Crushed By The Huskies

On March 1, the Boston College baseball team earned a hard-fought extra innings win in Port Charlotte, Fla., putting their record at 6-3, with things looking up after their dismal 2013 season. That 6-3 start seems like a distant memory at this point.

On Tuesday, the Eagles (7-15 overall, 1-8 in conference play) squared off against cross-town rival Northeastern in Brookline and were unable to tame the Huskies, losing in a 7-0 route. Northeastern wasted no time in knocking out junior starting pitcher Eric Stone, scoring three runs in the third inning and forcing head coach Mike Gambino to put in reliever Eric Stevens. Stevens was unable to stop the bleeding and surrendered three more runs in just two and one-third innings. Northeastern tacked on one more run in the bottom of the eighth for good measure, cementing the win. Throughout the game, BC’s pitching was rocked by Northeastern’s bats and allowed 12 hits and six walks.

On the flip side, BC compiled just three hits and two walks. The Eagles also struck out six times and were shut out for the second consecutive game. In their current losing streak, the Eagles have not been able to consistently get men on base and drive in runs. After BC’s strong offensive start to the season, the Eagles have fizzled in recent weeks. The team’s batting average has sunk to a lowly .231, with team leaders Gabriel Hernandez and Logan Hoggarth batting .250. In their first nine games, the Eagles averaged a solid 4.9 runs per game, and have since only produced at a 1.7 per game clip.

Since the 11-inning win against Villanova, BC has failed to score more than three runs in a single game, putting more pressure on the pitching staff. Gambino noted that his team has hit a bit of a rough patch.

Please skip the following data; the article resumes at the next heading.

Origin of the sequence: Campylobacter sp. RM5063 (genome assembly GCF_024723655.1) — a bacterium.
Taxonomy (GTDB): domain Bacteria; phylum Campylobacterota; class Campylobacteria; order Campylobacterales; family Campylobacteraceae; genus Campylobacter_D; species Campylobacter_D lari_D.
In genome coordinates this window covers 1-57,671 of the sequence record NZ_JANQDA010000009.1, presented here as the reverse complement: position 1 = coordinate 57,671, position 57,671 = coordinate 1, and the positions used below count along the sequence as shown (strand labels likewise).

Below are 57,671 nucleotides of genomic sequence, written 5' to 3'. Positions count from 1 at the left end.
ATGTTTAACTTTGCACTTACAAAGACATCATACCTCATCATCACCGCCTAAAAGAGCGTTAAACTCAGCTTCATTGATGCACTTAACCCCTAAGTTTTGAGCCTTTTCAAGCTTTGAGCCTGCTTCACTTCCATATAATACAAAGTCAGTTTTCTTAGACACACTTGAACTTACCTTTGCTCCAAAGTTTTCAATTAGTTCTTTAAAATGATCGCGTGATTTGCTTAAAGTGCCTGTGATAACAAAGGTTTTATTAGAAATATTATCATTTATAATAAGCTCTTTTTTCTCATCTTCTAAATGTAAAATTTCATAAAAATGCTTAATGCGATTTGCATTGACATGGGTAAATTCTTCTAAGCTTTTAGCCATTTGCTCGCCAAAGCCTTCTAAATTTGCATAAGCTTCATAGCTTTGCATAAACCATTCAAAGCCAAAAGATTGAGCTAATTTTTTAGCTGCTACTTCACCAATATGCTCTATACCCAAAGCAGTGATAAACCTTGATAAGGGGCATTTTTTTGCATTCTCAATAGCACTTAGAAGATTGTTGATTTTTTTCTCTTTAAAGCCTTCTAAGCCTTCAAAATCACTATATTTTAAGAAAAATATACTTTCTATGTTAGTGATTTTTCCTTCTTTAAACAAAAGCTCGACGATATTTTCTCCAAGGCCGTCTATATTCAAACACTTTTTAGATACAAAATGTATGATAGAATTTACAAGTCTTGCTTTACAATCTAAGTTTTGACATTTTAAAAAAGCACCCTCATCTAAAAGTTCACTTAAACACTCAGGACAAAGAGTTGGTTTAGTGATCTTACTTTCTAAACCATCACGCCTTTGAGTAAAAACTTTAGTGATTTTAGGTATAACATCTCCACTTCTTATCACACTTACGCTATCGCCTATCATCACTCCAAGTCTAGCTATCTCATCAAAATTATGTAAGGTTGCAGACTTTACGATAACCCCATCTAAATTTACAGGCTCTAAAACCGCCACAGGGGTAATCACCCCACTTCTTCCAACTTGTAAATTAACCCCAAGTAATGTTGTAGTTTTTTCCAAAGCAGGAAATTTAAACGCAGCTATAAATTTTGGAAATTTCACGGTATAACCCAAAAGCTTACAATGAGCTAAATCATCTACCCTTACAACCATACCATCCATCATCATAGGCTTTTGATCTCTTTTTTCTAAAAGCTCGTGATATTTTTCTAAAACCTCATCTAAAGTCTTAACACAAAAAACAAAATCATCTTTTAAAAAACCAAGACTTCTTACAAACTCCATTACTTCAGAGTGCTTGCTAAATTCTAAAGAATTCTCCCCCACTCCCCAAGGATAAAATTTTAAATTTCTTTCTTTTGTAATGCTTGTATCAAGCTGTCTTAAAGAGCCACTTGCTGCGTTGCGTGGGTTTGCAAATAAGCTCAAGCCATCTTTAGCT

“It’s just a team that’s pressing right now,” Gambino said. “We are trying too hard and trying to do too much.”

For Northeastern (10-10), this was an important win, as the Huskies have been building momentum since a rough start to the season. They have won nine of their last 14 games after beginning the season 1-5. Northeastern’s success against the Eagles can be attributed to an outstanding pitching performance from sophomore southpaw James Mulry, who allowed just one hit over seven innings and had a stretch where he retired 17 consecutive BC hitters. Mulry turned heads earlier in the season while playing the Red Sox when he struck out Dustin Pedroia and David Ortiz. Although Mulry has shown flashes of brilliance, he has struggled to maintain success, posting a 5.09 ERA in five starts while also conceding 25 hits in 23 innings of work. Northeastern alumnus and current Huskies assistant coach Mike Glavine saw a difference from previous starts in Mulry’s Tuesday performance.

“I just saw a lot of strikes and a lot of confidence,” Glavine said. “He’s an outstanding pitcher.”

Since that first game in March, the Eagles are a dreadful 1-12 overall and 1-8 in the ACC. One may attribute this slump to the fact that BC has played stiff competition in the likes of Virginia, Miami, and Wake Forest, but the Eagles need to prove that they can compete in league play if they want to make a run at the ACC tournament.

Despite Tuesday’s shaky outing, one of the few bright spots for the Eagles has been their two front of the rotation starters, junior John Gorman and redshirt sophomore Andrew Chin. Gorman leads the Eagles in innings pitched with 33.2 and an impressive 2.94 ERA over six starts. He also has been able throw strikes efficiently, forfeiting just five walks and holding a strikeout-to-walk ratio of 5:1. Chin’s numbers are just as stunning, as he has posted a 1.82 ERA and has held opposing batters to a .182 batting average as well. Despite their solid performances over a combined 12 games, their aggregate record is a mere 4-4, which can easily be attributed to BC’s poor hitting.